Reinventing exhibition spaces in China
Abstract:As a consequence of socio-economic transformation, new types of exhibition spaces have appeared in China’s cultural landscape. Wu Hung explores the social basis of these changes and reviews the rapidly evolving system which has led to a great variety of possibilities for presenting experimental art. As he examines the issues behind each type of exhibition space, we witness the interplay of complex social and artistic relationships and its role in expanding the influence of experimental art in a changing society that is China today. Distinguished professor of Chinese Art History at the Department of Fine Arts, University of Chicago since 1994, Wu Hung holds an M.A. in Art History from the Central Academy of Fine Arts, Beijing (1980) and a Ph.D. in Art History and Anthropology from Harvard University (1987). Among his books covering the pre-modern period are: Monumentality in Early Chinese Art and Architecture, which was nominated as one of the ‘the Best Books of the 1990s’ in Artforum, and selected by Choices as ‘Outstanding Academic Publication’ in 1996; Three Thousand Years of Chinese Paintings of which he was the co-author and for which he received the Haskin Award in 1998 from the Association of American Publishers. His publications on modern and contemporary art issues include: Remaking Beijing: Tiananmen Square and the Creation of Political Space (London, Reaction Books), and, as editor, A New Beginning: Chinese Art of 2000 (Beijing, Chinese-art.com). As chief curator, he is working on the forthcoming Chinese Art of the 90s: A Retrospective (The First Guangshou Documenta Exhibition, Guangzhou Provincial Museum – November 2002), and, as co-curator, on Art of Mu Xin: Landscape Paintings and Prison Notes, also a forthcoming exhibition at the Yale University Art Museum and Smart Museum of Art, University of Chicago.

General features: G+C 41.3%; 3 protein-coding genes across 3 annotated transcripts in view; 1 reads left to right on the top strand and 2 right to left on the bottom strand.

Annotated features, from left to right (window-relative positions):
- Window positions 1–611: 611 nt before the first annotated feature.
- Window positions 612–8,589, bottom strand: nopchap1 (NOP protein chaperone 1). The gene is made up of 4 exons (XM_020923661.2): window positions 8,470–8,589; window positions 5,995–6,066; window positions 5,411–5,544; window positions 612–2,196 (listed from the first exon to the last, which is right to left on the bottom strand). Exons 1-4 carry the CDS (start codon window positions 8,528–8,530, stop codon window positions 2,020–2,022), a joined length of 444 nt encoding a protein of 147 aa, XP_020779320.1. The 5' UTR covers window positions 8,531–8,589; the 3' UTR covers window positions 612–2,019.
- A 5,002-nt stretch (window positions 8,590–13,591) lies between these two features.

Document Type: Original Article
Affiliations: Department of Fine Arts, University of Chicago
Publication date: 2001-07-01